The U.S. and French flags hang on the Eisenhower Executive Office Building, which houses offices for White House staff, on Feb. 10, 2014, ahead of French President François Hollande's visit. (Kevin Lamarque/Reuters)

In March 2003, a gung-ho U.S. House of Representatives opted to rebrand french fries and french toast in the chamber's cafeteria as "Freedom fries" and "Freedom toast." The previous October, a rubber-stamp Congress had approved President George W. Bush's plans to invade Iraq. Among the United States' Western allies, France was the most outspoken in opposition.

French diplomats wanted more time for U.N. weapons inspectors to evaluate whether Saddam Hussein's Iraq possessed the "weapons of mass destruction" that the Bush administration was convinced it had. In hindsight, they, alongside many others opposed to the invasion, were right.

Nevertheless, American ire at France's refusal to go along with Bush's war was pronounced. And it led to the churlish renaming of fried foods. "This action today is a small but symbolic effort to show the strong displeasure of many on Capitol Hill with the actions of our so-called ally France," said Rep. Bob Ney (R-Ohio), then the chairman of the Committee on House Administration.

The move marked a nadir in U.S.-French relations — a moment that feels light years away from the present. Earlier this week, France played host to American, European and Arab delegations that convened to further develop a coordinated plan to roll back the advance of Islamic State militants in Iraq. It has issued some of the strongest statements on the need to crack down on the powerful terrorist organization. On Friday, French military jets struck an Islamic State logistics depot in Iraq, making France the second Western nation after the U.S. to join in the war effort.

The French, you see, have become Europe's new hawks.

In recent years, French governments of differing ideological stripes have led calls for intervention in a range of conflicts. In 2011, conservative President Nicolas Sarkozy authorized airstrikes in the Ivory Coast to avert a crisis that some observers feared could lead to ethnic cleansing. He also rallied NATO allies in 2011 to join in a bombing campaign that would help destroy the regime of Libyan dictator Moammar Gaddafi. In the years since, NATO countries have watched on the sidelines as post-Gaddafi Libya imploded; just this past week, France called for a new intervention.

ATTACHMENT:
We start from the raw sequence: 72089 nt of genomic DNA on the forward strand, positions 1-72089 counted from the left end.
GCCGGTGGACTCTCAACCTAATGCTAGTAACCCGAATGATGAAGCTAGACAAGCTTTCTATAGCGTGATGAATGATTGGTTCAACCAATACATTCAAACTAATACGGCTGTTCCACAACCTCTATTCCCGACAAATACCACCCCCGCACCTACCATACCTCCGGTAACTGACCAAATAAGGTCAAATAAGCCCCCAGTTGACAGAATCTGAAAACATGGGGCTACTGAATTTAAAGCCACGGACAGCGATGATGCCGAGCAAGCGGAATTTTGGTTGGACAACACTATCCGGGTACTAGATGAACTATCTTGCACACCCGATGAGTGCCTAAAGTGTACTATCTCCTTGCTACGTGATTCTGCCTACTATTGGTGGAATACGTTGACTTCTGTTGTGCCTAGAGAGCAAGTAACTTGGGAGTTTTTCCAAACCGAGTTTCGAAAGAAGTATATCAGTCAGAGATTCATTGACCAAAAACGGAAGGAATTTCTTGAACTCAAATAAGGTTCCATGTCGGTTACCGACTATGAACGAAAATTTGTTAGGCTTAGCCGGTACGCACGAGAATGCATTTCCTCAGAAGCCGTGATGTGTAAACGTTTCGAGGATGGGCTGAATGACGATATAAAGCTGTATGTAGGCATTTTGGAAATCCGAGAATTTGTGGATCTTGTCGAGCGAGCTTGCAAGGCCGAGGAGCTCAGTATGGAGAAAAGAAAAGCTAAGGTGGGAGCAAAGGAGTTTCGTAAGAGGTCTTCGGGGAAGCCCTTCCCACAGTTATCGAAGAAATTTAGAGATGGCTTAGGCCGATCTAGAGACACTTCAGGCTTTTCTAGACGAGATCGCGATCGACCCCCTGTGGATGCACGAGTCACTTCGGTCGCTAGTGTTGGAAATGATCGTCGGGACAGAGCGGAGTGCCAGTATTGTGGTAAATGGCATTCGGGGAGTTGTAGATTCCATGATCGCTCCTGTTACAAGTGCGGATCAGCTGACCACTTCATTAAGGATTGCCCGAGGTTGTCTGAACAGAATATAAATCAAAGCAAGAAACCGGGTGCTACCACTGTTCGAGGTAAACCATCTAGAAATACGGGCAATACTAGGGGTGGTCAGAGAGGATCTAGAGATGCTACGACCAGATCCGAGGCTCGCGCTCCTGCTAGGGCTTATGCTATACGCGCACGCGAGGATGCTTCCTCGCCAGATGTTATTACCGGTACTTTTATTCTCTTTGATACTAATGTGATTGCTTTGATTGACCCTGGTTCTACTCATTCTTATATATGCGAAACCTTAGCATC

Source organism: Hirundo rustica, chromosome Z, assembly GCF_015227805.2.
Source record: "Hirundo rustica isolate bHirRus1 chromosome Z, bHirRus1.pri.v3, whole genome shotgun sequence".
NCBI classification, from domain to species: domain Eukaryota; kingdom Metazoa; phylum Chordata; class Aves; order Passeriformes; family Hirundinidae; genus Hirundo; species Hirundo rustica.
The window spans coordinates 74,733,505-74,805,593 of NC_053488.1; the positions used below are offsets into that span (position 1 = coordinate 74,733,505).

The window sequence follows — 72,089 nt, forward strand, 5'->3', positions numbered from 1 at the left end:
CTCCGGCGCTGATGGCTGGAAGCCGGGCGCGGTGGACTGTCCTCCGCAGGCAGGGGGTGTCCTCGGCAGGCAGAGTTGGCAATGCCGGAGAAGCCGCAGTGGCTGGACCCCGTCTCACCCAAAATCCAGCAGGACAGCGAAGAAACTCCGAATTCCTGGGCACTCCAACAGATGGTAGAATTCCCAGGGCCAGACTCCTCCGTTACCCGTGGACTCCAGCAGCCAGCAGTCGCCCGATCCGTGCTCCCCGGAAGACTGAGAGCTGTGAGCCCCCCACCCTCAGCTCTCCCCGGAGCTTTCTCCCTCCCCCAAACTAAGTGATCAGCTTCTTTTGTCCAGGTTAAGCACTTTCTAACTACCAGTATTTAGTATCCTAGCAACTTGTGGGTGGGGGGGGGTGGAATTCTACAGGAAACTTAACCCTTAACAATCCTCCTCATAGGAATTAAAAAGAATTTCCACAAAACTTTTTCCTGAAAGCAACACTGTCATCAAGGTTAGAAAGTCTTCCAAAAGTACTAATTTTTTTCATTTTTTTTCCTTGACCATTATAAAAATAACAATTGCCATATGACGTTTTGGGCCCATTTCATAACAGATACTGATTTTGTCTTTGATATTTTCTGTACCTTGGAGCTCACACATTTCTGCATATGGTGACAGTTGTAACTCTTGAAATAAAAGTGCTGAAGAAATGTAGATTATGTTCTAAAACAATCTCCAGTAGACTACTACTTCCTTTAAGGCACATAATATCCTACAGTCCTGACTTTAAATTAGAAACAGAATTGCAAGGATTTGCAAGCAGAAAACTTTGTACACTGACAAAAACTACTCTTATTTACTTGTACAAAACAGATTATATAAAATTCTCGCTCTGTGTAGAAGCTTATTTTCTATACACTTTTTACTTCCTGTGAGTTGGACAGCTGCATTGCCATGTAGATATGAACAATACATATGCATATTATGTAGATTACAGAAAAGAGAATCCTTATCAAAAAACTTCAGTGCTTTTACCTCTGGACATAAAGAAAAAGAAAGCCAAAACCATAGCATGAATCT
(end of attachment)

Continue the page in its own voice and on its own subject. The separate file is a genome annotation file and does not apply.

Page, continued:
That's because Sarkozy's Socialist successor, François Hollande, has been equally hawkish about fighting insurgencies and stabilizing war zones. Under Hollande, France deployed troops in Mali to combat al-Qaeda-linked rebel fighters in 2013. The French have also been far more suspicious of the nuclear negotiations taking place between the West and Iran, and it dubbed an agreement hatched in  November as "a fool's game." A year ago, when the United States failed to win Western support for airstrikes on the regime of Syrian President Bashar al-Assad, Hollande's government stoutly backed the Obama administration's plans, even as the British Parliament voted against intervention, and was ready to launch its own strikes.

Sarkozy had branded himself an "Atlanticist," a gesture to an earlier moment of cooperation with the United States that Hollande has also embraced. Ahead of Hollande's state visit to Washington earlier this year, Time magazine's London bureau chief, Catherine Mayer, summed up the new spirit of Gallic-American bonhomie:

Gone are the days when the U.S. dismissed the French as cheese-eating surrender monkeys for their refusal to get involved in the toppling of Saddam Hussein. Hollande looks like Obama’s most reliable ally, especially as the French leader has signalled his magnanimity on the issue that could have thrown cold water on the burgeoning bromance: the NSA’s spying on French citizens. As Hollande told TIME in an exclusive Jan. 24 interview, he intends to forgive if not to forget, looking instead for "a new cooperation in the field of intelligence."

What has motivated this change? A strong streak of moralism has come to the fore in French foreign policy, peddled by a coterie of internationalist public intellectuals. The most visible, Bernard Henri-Lévy, was a confidant of Sarkozy and is even credited with stirring up action against Gaddafi in Libya. But there is a clear pragmatism underlying French actions, as well.

First, both Sarkozy — toward the end of his tenure — and Hollande — for pretty much most of it, so far — faced low popularity ratings in polls. As domestic concerns mount, the prospect of decisive, robust action abroad has its allures. France's political system allows the executive greater license to launch such interventions.

Money also talks. In 2013, orders for French weapons rose 43 percent from the previous year, reaching almost $9 billion, according to the French Defense Ministry. France is one of the world's biggest arms exporters, and its interests in the Middle East, including Paris's hawkishness on Iran, appear more and more closely aligned with those of valued customer Saudi Arabia. The French, in conjunction with the Saudis, are trying to finalize a $3 billion arms deal that would strengthen the Lebanese military — an initiative that, the Saudis hope, would help counter the influence of the Lebanese Shiite militia Hezbollah, which many see as an Iranian proxy and whose fighters have aided the Assad regime in Syria's civil war.

The proposed coalition of Arab states that the United States hopes will join in the effort against the Islamic State includes many authoritarian states with terrible human rights records. It makes the bluster and naivety of the age of Freedom fries look all the more distant.